Meanwhile, fighter pilot and military captain Allison Ng (Emma Stone), assigned to baby-sit Brian during his mission, falls for him, which she expresses primarily by calling him “sir” a lot. Among other things, the script is about love, war, real estate, paternity, volcano gods, atmospheric debris, Hawaiian sovereignty, the privatization of the military and the power of pop music to defeat a killer satellite. This is a lot of plot, and virtually none of it is believable, even considering the heft of this cast — you’d think this gang could make anything sing, wouldn’t you?

They have a daughter (Danielle Rose Russell) and a precocious son (Jaeden Lieberher) obsessed with Hawaiian mythology, in a plot quirk that never really pays off. Brian has lingering feelings, and Tracy’s marriage is in trouble, because Woody never talks — perhaps the worst thing you can say of someone in a Crowe movie, where nervous rambling doubles as foreplay. The arrival of her old flame — even in his semi-decrepit condition — exacerbates Tracy’s doubts about her marriage and a husband whose verbal communications are painfully limited.

The story, briefly, is about the once idealistic Brian (Bradley Cooper) who sold his soul to a military contractor (a nearly comatose Bill Murray) and has returned to Hawaii for a job. Meanwhile, the increasingly dubious work mission involves convincing a native Hawaiian community to allow use of land and air space for a satellite launch. The Crowe who justly won an Oscar for the script of “Almost Famous” would not have written the line “You’ve sold your soul so many times no one’s buying any more.” Nor would he have created a scene where Cooper and Krasinski converse in “man-speak,” touching each other’s shoulders meaningfully while subtitles explain their thoughts.

Allison starts out all spit and polish with a salute so sharp it snaps air molecules, but after a few days as Brian’s wingman her military bearing turns all gee-whiz girly. Crowe flits restlessly among too many topics; Hawaiians who want to expel white haoles from their land would make a fascinating story, but it’s wedged in here as a gimmick. (I did like the T-shirt that read “Hawaiian by birth, American by force.”) And the sentimental streak Crowe has always shown no longer has irony to temper it. We never learn enough about Gilcrest to know why a former flame carries a torch after 13 years, or why Ng – who stands for everything he seems not to believe – loves him at a first meeting.

All this, plus some dialogue that’s occasionally “50-Shades-of-Grey”-without-the-sex-bad (“I don’t want to wind up a decal on your laptop,” says poor Captain Ng, earnestly), and the result is a movie that’s well-meaning but nearly unwatchable. There are a handful of moments to relish: Murray and Stone memorably take to the dance floor for Hall & Oates’ “I Can’t Go For That.” Alec Baldwin bellows insults as a perennially irritated general. But given its Hawaiian setting and soundtrack, “Aloha” mostly feels like a descendant of Alexander Payne’s “The Descendants” — and a minor one at that. And Cooper — who seems pretty dour this time around — has a fine, funny scene explaining to Tracy how her husband communicates eloquently without actually opening his mouth. The continuing Hawaiian resistance to American rule is a fascinating subject and worthy of its own movie, but here the visit to the militant compound is just a dash of local color, as quarter-Hawaiian Allison plays hula music and muses about the clutter in the sacred skies above.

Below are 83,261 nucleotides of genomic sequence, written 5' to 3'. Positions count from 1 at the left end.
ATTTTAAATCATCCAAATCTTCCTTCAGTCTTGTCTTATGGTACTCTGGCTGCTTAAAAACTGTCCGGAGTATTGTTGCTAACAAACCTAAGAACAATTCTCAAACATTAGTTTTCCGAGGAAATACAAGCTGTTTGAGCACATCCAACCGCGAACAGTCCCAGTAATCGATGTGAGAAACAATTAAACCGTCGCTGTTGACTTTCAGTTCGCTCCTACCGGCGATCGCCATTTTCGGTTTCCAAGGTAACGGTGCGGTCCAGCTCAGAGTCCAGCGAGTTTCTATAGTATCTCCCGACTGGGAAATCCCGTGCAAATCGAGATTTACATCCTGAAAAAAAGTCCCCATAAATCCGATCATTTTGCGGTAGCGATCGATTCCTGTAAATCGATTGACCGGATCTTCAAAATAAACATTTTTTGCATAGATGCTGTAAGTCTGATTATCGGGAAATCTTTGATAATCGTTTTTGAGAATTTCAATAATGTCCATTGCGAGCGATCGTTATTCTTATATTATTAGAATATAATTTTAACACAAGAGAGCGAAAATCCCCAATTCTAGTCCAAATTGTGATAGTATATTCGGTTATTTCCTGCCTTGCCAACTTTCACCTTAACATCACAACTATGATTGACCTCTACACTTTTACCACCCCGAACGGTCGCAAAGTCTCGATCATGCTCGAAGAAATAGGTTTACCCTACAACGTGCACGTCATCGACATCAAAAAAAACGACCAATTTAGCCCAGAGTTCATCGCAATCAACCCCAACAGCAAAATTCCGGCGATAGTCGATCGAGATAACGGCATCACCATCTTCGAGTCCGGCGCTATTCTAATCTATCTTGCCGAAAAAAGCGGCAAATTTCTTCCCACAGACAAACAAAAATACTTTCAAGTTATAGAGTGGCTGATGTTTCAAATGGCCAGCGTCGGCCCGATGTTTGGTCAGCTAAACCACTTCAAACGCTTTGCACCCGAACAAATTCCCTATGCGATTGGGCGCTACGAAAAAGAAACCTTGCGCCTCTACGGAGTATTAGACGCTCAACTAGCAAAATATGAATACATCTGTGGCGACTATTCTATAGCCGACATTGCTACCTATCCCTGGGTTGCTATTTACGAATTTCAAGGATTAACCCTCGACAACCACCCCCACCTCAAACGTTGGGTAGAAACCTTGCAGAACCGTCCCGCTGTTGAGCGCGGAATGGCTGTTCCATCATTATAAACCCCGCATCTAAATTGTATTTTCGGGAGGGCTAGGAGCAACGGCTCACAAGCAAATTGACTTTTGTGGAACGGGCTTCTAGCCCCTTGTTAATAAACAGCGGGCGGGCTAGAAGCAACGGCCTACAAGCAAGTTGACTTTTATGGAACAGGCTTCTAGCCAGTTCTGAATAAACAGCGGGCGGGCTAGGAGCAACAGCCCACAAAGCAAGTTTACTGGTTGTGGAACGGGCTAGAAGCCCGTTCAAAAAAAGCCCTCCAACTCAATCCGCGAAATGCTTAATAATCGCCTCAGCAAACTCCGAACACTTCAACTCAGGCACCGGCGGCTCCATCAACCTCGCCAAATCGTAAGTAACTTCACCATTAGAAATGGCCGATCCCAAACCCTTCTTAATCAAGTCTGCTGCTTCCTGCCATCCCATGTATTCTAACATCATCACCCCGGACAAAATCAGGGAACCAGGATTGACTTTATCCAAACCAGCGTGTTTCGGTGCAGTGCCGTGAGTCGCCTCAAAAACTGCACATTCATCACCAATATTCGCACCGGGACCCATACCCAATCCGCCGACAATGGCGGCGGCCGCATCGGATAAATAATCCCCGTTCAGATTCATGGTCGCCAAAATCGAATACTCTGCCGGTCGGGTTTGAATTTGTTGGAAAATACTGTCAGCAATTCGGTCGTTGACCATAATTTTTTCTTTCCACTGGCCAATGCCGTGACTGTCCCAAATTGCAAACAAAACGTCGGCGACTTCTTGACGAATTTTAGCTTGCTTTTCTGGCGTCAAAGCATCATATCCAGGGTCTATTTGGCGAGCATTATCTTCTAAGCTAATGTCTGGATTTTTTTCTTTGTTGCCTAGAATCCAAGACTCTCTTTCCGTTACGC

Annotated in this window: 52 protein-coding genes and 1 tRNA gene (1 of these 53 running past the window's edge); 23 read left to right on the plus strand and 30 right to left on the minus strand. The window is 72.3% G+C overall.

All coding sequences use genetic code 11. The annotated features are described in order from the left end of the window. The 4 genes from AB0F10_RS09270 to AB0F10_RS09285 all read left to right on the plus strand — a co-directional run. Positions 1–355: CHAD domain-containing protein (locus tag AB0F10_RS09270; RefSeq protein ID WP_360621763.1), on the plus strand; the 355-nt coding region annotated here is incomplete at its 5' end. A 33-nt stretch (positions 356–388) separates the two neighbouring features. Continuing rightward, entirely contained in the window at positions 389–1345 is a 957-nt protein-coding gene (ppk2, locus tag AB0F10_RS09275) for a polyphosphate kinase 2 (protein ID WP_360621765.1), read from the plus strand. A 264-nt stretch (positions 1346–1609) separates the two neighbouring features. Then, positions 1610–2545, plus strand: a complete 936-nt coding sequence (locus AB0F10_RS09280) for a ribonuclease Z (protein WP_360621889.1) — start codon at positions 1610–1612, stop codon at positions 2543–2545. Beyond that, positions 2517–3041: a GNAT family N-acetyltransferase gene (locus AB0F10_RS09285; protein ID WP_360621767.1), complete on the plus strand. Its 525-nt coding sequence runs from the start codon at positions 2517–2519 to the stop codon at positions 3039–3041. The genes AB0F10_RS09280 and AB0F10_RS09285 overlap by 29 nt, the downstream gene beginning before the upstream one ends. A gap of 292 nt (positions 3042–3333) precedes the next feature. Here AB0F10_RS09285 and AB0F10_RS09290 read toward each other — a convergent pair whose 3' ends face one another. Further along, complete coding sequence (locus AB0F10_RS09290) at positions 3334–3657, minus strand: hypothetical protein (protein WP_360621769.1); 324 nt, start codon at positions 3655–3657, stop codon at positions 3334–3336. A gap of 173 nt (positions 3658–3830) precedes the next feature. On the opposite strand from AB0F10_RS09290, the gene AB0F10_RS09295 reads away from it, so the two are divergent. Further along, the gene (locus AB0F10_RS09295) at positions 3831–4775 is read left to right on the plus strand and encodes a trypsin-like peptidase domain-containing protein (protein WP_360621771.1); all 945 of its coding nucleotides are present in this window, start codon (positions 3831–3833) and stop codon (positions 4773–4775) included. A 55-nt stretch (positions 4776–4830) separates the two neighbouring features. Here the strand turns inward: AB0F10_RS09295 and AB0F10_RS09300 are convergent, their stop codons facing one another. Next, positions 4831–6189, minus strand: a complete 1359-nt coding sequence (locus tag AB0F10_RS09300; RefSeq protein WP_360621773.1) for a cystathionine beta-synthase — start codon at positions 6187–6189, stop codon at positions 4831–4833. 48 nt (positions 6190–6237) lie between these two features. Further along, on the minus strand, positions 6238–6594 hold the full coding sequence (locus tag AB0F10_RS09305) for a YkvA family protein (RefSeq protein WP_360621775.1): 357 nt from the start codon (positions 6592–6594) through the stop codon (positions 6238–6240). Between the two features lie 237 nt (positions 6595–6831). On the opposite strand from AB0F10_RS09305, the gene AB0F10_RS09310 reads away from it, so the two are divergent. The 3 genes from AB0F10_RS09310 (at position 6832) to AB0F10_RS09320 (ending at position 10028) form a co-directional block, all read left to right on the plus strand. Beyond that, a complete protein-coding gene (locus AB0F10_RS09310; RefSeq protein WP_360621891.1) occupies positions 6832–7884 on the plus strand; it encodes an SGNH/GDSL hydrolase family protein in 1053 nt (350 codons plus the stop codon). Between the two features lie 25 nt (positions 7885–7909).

Danny McBride plays a base commander with all the restraint he brings to the role of an alcoholic baseball player (which is to say no restraint at all); Alec Baldwin shows up as a general who’s more Jack Donaghy of “30 Rock” than Omar Bradley. Sadly, in this case, “Aloha” doesn’t mean “hello” or even “welcome back, Cameron Crowe.” It feels more like good-bye, at least to Crowe’s career as a major studio film director.

Thank heavens for Stone and McAdams, who inhabit their roles with far more conviction than this effort deserves, and for Krasinski, who exudes decency without having to say much of anything. Crowe has a knack for writing good female characters — Tracy comes pretty close — but the childlike Ng is not a person who has or will ever exist. She speaks in a clipped, grating staccato that’s only ever softened when waxing poetic about her Hawaiian heritage and the spirituality of a clear sky. But perhaps this is the earnest failure Crowe needs to get back in gear. “Aloha,” a Sony Pictures release, is rated PG-13 by the Motion Picture Association of America for “some language including suggestive comments.” Running time: 105 minutes.